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Pressure Transient Analysis of Hydraulically Fractured Wells in Multilayered Reservoirs

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Pressure Transient Analysis of Hydraulically Fractured Wells in Multilayered Reservoirs.

Abstract

New equations for bilinear, formation linear and pseudo-radial flow regimes in an infinite commingled fractured multilayered reservoir have been developed.

The equations have been extended to Tiab’s Direct Synthesis Technique that makes it easy to estimate the individual layer properties without type curve matching.

Regardless of the flow regime, the rate normalized pressure derivative with respect to the appropriate time function has been found analytically to be constant, which depicts a horizontal line on the derivative curve.

This precludes the need to calculate the slope as is conventionally done and aids in easy model diagnosis or system identification and estimation of layered parameters.

Dimensionless pressure and pressure derivative functions which were derived by Bennet et al1 for an infinite commingled fractured multilayered reservoir have been extended to Tiab’s Direct Synthesis Technique to evaluate the average fracture and layer properties without type curve matching.

Introduction

1.1 Background of Study

Interpretation models cannot be used effectively in multilayered reservoir until a model has been identified for each layer. In multilayered reservoirs, the pressure and pressure derivative do not display the characteristics shapes and slopes of the individual layer model response.

This is because, the wellbore pressure is sensitive to the total system and hence pressure data alone cannot be used directly for layer model identification and subsequent estimation of layer properties.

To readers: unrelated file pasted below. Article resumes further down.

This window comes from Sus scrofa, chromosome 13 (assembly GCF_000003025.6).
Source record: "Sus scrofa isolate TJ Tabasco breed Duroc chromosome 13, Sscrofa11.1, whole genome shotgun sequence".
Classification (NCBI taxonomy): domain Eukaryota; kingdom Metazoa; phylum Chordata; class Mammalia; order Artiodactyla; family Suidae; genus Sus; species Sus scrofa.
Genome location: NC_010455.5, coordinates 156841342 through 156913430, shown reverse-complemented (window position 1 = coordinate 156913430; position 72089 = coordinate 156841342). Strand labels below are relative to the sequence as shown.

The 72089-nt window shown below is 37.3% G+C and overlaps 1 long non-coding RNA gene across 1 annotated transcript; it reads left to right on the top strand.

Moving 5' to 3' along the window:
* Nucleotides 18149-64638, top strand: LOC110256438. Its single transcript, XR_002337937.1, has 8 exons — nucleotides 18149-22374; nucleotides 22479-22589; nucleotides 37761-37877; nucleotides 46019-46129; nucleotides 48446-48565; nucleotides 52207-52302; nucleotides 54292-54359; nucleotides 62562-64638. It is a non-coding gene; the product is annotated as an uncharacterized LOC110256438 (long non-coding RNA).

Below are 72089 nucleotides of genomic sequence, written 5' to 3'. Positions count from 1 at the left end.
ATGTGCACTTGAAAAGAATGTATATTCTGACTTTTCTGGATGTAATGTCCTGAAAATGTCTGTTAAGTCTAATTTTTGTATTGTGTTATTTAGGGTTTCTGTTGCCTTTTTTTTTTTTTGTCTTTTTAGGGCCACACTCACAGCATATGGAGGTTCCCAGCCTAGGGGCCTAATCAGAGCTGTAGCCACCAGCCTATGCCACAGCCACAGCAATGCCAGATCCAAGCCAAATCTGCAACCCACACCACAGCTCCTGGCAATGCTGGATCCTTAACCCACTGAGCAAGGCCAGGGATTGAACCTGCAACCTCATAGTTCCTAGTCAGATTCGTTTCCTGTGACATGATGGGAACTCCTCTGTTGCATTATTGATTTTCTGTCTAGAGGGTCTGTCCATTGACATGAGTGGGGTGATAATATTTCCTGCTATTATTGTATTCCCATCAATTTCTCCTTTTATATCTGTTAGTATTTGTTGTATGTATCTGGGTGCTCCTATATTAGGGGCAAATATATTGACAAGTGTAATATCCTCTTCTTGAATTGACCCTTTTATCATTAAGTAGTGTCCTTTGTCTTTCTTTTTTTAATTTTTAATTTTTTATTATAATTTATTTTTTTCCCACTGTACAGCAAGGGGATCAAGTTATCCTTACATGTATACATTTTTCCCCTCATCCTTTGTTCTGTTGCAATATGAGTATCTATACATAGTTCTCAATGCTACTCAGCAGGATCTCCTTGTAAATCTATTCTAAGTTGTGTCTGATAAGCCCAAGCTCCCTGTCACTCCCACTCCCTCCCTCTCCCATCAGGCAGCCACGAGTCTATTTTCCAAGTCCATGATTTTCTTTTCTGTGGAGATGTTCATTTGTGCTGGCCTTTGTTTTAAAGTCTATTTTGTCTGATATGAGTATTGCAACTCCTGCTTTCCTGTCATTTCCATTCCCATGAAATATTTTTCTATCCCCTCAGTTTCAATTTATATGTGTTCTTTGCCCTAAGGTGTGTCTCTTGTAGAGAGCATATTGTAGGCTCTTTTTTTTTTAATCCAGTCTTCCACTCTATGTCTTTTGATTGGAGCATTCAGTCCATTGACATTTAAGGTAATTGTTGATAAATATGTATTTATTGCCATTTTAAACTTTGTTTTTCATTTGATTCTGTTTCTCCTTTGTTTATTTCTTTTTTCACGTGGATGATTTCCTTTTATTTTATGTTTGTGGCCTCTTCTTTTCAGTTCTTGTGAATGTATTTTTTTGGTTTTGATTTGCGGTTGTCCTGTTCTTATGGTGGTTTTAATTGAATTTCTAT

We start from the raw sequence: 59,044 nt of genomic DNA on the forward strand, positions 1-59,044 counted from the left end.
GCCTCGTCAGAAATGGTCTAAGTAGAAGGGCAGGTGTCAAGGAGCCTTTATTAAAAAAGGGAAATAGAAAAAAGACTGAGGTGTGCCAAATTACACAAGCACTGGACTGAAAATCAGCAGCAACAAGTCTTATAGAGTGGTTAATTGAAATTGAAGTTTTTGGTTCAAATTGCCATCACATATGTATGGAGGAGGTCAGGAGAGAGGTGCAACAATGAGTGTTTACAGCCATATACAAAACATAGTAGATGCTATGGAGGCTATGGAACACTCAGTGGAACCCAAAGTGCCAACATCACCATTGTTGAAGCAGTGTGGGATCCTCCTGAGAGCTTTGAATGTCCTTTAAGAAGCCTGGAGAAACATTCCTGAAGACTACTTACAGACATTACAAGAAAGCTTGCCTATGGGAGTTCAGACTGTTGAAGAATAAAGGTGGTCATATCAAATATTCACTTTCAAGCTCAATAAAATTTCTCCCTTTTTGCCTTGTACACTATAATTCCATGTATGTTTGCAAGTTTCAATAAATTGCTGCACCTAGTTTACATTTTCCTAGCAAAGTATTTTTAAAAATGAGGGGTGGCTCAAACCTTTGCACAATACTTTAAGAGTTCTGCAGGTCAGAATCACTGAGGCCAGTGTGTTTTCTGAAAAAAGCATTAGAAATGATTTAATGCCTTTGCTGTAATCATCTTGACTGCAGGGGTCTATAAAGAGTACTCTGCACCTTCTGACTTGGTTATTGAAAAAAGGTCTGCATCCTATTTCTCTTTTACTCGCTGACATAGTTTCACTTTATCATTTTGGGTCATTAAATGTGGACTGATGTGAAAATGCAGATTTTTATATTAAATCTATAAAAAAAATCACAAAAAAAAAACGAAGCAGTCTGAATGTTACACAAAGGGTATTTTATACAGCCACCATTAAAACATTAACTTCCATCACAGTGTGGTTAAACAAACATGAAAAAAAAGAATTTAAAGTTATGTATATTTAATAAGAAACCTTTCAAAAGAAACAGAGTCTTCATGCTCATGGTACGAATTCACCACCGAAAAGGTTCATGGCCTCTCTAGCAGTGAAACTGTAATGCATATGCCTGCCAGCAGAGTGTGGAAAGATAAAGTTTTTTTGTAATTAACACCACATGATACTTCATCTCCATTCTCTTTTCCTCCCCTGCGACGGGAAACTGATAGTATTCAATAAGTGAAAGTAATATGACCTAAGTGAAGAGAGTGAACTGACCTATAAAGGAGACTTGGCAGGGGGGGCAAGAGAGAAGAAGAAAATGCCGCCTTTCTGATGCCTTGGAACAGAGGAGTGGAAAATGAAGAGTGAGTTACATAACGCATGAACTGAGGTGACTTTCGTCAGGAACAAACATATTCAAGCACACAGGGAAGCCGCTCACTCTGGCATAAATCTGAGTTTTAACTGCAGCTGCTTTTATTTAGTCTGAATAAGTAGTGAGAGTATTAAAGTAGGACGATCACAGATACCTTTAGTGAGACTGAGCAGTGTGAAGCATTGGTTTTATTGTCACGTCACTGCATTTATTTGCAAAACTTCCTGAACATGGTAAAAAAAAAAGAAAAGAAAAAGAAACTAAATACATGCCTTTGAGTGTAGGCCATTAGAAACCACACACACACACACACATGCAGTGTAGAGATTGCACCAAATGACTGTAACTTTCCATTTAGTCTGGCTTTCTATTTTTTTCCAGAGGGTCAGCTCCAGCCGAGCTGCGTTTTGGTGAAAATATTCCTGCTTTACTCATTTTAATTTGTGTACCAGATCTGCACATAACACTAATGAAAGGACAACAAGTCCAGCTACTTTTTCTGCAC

Consequently, using parameters derived from pressure data alone to forecast production may lead to erroneous estimation of production.

Additionally, wellbore storage effect distorts pressure data which masks early flow regimes and inhibits the estimation of the layered properties.

Moreover, in multilayered reservoir, each layer contributes to production at varying rates at different times. In this regard, using the total flow rate at the surface to estimate the individual layer properties is erroneous.

It is necessary therefore to measure the flow rate of each layer downhole and use the layer flow rate with the pressure data for layer parameters estimation.

The pressure data and flow rate of the individual layers can be converted into an equivalent pressure response that would have been obtained if the well were producing at a constant flow rate.

Correspondents have shown that in many cases, zones in layered reservoir are stimulated individually, and the layers are then commingled3.

References

Bennett C.O., Camacho-V R.G., Reynolds A.C., Raghavan R. “Approximate Solutions for Fractured Wells Producing Layered Reservoirs”, SPEJ Oct. 1985

Bennett C.O., Raghavan R., Reynolds A.C., “Analysis of Finite Conductivity Fractures Intercepting Multilayer Commingled Reservoirs”, June

Camacho-V R.G., Raghavan R., Reynolds A.C., “ Response of Wells Producing Layered Reservoirs: Unequal Fracture Length”, SPE 12844, 1987

Cinco-Ley H., Samaniego F., “Transient Pressure Analysis of Fractured Wells”, SPE 7490, 1981

Britt L.K., and Bennett C.O. “Determination of Fracture Conductivity in Moderate- Permability Reservoirs Using Bilinear Flow Concepts” SPE 14165

Tiab D., Bettam Y., “Practical Interpretation of Pressure Tests of Hydraulically Fractured Wells in a Naturally Fractured Reservoir”, SPE 107013,

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